Sanders isn’t Trump in the race-baiting, lender-cheating, fact-avoiding, porn-actress-paying, Putin-loving sense. But their styles are similar: shouting and unsmiling, anti-establishment and anti-media, absolutely convinced of their own correctness, attacking bogeyman (the “1 percent” and CEOs in Sanders’ case, instead of immigrants and minorities), offering impractical promises with vague details, lacking nuance and nostalgic for the past.
Milbank addresses the obvious objections to the analogy, but the case he makes for their similarity is no less ridiculous.
It’s less hateful, perhaps, to blame billionaires than immigrants or “globalists” for America’s troubles, but the scapegoating is similar.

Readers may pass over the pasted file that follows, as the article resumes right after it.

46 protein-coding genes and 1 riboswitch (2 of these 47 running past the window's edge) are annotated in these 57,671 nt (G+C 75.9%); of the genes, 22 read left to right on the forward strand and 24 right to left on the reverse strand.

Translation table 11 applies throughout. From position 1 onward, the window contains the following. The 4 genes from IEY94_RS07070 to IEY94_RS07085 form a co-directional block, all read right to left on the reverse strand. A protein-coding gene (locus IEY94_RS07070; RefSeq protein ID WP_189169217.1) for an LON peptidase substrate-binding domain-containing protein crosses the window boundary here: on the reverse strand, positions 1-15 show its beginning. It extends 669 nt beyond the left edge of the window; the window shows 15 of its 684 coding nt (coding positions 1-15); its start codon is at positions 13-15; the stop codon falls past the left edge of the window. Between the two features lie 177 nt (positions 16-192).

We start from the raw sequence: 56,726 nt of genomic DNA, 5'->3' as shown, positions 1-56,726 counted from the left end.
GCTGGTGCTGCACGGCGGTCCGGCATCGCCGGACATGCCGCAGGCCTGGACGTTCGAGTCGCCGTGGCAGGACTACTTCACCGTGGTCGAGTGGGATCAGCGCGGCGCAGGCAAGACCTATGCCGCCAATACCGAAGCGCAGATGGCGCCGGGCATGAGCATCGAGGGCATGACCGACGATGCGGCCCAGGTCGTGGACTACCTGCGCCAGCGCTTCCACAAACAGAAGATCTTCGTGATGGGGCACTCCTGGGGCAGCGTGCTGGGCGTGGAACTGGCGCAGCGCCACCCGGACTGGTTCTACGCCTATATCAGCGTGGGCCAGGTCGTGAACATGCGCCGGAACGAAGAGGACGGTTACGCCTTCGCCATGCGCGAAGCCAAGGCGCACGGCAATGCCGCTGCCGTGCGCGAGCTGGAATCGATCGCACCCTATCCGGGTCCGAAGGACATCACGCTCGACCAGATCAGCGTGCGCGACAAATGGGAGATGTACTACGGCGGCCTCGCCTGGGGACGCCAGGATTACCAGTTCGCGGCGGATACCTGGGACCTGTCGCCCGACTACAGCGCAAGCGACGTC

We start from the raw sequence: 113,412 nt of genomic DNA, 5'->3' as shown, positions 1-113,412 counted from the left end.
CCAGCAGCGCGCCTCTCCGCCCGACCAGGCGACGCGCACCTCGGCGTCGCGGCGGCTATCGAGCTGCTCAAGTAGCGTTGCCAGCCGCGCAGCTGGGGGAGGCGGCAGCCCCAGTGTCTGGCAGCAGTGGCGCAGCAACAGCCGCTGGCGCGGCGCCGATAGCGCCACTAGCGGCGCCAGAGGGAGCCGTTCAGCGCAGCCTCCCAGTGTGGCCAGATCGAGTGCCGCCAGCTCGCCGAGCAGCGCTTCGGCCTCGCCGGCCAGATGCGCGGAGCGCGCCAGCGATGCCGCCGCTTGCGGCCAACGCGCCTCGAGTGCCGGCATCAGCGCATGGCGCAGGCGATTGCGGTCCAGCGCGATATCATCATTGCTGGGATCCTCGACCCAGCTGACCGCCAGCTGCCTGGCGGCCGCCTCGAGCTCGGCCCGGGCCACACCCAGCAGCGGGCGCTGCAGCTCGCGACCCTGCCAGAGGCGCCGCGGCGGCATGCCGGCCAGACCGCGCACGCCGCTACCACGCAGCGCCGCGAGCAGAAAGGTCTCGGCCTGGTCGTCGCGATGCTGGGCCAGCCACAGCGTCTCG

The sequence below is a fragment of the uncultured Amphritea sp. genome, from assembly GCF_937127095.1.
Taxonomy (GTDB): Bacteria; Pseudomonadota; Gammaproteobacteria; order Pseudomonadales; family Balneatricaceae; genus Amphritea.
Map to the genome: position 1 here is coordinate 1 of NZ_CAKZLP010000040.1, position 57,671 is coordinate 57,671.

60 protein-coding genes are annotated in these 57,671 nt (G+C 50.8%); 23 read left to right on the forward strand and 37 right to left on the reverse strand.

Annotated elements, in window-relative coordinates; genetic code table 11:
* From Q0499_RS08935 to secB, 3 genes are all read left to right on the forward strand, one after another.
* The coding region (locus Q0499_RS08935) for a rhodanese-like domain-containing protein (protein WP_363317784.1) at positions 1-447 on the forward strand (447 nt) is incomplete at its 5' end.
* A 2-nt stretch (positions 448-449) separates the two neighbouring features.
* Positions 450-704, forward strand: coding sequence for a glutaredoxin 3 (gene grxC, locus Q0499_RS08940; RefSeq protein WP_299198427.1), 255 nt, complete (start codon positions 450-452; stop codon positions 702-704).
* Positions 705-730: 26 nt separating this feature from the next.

But billionaires actually are to blame for the nation’s problems in a way that immigrants are not. It’s hardly “scapegoating” to point out that the concentration of wealth gives the few power over the many—or that they pursue their own interests at the expense of everyone else’s.
There’s a direct relationship between Walmart workers’ poverty and the Walton family’s labor practices. The country’s permanent state of war is inextricably linked to the strength of the defense lobby. It’s not “Trumpian” to suggest that the wealthiest man alive—someone who tried to buy municipal elections in his company’s home city—might also try to influence the coverage of one his most vocal critics in a paper he owns.
If we don’t blame the the ones with all the power, then who is to blame?